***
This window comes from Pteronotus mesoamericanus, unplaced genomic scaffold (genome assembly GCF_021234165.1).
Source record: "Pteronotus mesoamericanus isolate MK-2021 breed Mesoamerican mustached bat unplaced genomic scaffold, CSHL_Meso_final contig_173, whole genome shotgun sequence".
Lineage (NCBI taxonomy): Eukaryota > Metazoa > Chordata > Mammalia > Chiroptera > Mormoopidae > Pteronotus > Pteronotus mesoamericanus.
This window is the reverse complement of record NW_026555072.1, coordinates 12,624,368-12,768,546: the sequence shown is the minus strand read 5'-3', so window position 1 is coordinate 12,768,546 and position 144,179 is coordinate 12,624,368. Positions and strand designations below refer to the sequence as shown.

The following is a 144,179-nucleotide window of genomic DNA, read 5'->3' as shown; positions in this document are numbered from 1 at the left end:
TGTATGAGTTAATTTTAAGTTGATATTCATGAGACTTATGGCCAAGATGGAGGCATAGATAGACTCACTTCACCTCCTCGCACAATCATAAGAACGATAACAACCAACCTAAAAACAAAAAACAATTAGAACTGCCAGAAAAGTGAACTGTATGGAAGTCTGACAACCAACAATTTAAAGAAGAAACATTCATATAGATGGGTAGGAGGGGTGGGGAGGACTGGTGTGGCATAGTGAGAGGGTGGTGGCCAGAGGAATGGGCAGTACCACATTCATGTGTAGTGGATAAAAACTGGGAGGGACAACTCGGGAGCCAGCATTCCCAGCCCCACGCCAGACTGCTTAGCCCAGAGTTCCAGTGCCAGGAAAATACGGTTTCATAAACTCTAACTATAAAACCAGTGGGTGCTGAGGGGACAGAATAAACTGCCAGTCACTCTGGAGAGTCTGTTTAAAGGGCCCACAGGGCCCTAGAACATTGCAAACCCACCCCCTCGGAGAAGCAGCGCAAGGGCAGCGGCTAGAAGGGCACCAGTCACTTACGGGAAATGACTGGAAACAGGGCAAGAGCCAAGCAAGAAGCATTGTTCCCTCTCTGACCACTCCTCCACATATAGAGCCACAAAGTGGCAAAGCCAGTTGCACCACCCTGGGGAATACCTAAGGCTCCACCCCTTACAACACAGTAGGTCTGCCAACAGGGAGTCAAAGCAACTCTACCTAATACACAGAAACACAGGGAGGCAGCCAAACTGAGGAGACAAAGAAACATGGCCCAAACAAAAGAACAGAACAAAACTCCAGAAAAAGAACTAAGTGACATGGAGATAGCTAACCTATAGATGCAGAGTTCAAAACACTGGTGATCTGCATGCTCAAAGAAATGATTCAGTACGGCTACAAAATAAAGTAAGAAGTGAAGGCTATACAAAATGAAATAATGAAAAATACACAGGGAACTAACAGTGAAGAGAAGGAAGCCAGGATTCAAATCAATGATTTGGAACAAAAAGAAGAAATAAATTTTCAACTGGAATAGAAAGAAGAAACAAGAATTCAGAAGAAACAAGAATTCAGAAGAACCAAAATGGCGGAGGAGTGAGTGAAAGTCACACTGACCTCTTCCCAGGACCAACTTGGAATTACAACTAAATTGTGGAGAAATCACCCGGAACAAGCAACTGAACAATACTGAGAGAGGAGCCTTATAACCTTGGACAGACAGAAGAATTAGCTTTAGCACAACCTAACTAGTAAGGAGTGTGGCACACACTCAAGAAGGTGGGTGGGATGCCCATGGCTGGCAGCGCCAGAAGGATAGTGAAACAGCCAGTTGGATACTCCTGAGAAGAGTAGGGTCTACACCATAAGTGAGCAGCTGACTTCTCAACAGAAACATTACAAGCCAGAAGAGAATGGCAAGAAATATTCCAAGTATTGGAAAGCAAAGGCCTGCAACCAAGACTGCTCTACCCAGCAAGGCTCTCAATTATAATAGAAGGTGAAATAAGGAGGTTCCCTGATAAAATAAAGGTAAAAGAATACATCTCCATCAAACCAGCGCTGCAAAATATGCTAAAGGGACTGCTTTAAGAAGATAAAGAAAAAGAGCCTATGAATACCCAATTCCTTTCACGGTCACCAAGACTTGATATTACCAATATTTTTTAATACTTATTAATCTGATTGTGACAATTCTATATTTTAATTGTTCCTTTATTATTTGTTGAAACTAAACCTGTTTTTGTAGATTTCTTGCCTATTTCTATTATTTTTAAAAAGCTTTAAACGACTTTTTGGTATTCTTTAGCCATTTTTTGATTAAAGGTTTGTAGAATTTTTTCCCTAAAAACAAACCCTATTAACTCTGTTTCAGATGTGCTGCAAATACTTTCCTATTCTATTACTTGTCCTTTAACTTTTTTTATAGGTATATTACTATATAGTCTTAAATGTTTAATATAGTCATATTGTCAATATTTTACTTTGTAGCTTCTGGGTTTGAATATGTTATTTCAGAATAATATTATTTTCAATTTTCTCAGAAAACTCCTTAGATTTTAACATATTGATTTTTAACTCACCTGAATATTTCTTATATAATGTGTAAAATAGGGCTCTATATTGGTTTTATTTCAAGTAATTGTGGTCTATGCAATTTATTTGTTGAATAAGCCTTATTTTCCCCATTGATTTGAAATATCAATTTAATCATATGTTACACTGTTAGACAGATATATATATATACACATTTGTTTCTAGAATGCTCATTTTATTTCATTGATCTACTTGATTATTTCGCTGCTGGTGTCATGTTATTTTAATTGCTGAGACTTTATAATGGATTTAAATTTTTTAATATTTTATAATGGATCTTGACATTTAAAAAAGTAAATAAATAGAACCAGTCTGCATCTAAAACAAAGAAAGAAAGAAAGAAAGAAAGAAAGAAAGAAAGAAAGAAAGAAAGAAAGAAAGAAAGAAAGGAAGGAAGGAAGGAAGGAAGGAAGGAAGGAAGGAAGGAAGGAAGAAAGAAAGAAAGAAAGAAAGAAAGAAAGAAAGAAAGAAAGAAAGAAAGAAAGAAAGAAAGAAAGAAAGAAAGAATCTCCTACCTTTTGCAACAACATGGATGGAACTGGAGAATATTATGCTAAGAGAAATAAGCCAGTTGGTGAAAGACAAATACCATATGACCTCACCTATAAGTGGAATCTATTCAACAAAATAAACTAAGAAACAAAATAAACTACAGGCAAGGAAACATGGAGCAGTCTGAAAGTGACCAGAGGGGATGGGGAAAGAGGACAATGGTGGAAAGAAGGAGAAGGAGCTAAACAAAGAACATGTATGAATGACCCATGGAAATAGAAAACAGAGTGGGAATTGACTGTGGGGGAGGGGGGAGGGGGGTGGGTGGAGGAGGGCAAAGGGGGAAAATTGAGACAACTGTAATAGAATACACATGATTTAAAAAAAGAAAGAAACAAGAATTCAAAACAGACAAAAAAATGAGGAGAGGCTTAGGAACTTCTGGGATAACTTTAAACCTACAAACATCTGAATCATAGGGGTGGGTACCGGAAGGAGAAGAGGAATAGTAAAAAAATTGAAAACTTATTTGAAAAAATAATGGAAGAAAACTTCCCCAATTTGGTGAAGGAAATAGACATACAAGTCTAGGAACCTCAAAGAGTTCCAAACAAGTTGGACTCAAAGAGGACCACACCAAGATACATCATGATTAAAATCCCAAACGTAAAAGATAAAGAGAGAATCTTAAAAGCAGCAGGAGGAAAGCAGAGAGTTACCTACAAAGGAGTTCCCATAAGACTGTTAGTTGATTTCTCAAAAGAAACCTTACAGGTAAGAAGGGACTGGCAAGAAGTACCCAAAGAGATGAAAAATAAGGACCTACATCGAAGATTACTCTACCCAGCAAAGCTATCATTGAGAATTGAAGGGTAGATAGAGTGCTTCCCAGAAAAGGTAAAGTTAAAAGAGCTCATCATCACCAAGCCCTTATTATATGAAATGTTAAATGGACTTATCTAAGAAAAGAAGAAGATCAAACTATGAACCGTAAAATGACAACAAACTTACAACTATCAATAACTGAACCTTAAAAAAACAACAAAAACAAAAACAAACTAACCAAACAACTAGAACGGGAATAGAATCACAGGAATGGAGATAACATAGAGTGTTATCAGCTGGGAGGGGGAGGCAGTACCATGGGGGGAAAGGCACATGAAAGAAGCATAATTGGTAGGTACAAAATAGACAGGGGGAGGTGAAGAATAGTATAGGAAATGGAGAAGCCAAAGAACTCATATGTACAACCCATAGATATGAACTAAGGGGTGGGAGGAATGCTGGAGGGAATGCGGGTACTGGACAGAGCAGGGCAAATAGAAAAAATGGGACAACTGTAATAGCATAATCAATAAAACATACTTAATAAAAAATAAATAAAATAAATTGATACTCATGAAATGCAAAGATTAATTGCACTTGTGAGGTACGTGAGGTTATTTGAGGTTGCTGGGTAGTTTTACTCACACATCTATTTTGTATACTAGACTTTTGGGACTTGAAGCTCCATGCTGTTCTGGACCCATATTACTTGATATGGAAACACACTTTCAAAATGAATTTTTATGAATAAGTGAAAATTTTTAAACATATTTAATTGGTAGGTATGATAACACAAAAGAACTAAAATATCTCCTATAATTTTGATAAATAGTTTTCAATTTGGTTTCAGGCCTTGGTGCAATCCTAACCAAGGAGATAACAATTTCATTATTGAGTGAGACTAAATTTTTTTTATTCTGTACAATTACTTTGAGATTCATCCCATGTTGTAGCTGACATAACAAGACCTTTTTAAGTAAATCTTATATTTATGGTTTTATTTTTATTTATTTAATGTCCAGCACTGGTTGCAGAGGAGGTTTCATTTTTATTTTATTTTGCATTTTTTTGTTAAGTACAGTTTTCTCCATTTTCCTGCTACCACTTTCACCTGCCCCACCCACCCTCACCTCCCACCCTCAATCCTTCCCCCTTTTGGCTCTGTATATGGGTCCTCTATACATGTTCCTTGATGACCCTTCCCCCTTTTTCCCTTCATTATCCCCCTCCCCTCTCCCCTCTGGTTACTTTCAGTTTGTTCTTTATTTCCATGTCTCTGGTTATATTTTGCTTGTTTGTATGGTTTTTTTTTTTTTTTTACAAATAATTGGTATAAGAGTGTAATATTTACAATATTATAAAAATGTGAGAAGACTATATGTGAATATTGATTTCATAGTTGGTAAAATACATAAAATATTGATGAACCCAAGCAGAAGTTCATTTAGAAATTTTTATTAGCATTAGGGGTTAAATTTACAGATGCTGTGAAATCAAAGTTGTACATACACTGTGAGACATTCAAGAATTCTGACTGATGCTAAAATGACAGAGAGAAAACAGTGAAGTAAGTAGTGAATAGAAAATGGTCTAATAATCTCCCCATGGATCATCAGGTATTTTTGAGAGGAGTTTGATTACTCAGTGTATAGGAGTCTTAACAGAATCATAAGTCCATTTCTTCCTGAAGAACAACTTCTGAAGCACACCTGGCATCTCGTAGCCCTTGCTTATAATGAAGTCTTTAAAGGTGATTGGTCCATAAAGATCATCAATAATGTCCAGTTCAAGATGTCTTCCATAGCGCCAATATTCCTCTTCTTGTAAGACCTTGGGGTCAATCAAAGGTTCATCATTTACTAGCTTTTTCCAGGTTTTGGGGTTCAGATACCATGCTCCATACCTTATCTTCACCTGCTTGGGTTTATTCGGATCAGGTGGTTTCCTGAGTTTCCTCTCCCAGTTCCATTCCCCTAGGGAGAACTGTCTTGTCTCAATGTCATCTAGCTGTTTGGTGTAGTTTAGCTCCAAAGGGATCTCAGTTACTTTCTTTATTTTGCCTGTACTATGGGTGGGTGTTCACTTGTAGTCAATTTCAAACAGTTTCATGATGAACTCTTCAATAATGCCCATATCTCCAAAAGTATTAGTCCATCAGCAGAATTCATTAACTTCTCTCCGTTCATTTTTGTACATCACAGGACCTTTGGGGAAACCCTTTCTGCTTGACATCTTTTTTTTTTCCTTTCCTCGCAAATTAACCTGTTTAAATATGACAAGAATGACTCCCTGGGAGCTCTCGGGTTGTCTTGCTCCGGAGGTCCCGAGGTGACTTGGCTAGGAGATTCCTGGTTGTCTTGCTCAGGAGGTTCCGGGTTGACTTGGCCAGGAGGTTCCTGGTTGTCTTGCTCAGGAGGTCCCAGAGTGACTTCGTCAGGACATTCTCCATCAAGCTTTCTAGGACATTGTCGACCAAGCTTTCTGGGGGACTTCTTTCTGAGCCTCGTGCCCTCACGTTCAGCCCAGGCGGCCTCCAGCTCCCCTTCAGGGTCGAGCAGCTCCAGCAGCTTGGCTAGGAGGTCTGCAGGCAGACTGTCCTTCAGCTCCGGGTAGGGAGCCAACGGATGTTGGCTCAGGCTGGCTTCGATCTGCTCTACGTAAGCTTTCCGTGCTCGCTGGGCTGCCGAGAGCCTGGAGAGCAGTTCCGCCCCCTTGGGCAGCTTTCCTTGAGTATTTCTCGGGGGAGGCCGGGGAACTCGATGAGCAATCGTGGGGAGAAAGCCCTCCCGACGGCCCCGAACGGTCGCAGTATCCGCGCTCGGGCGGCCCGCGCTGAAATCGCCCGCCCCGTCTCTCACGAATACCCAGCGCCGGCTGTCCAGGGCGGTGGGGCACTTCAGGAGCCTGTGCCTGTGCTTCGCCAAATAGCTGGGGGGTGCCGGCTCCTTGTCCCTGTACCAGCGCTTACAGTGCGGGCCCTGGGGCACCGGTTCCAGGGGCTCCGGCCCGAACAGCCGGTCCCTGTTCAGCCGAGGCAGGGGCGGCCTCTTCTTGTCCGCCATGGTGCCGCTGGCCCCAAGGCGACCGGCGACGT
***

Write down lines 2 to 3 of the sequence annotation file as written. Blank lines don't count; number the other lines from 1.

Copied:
Source record: "Pteronotus mesoamericanus isolate MK-2021 breed Mesoamerican mustached bat unplaced genomic scaffold, CSHL_Meso_final contig_173, whole genome shotgun sequence".
Lineage (NCBI taxonomy): Eukaryota > Metazoa > Chordata > Mammalia > Chiroptera > Mormoopidae > Pteronotus > Pteronotus mesoamericanus.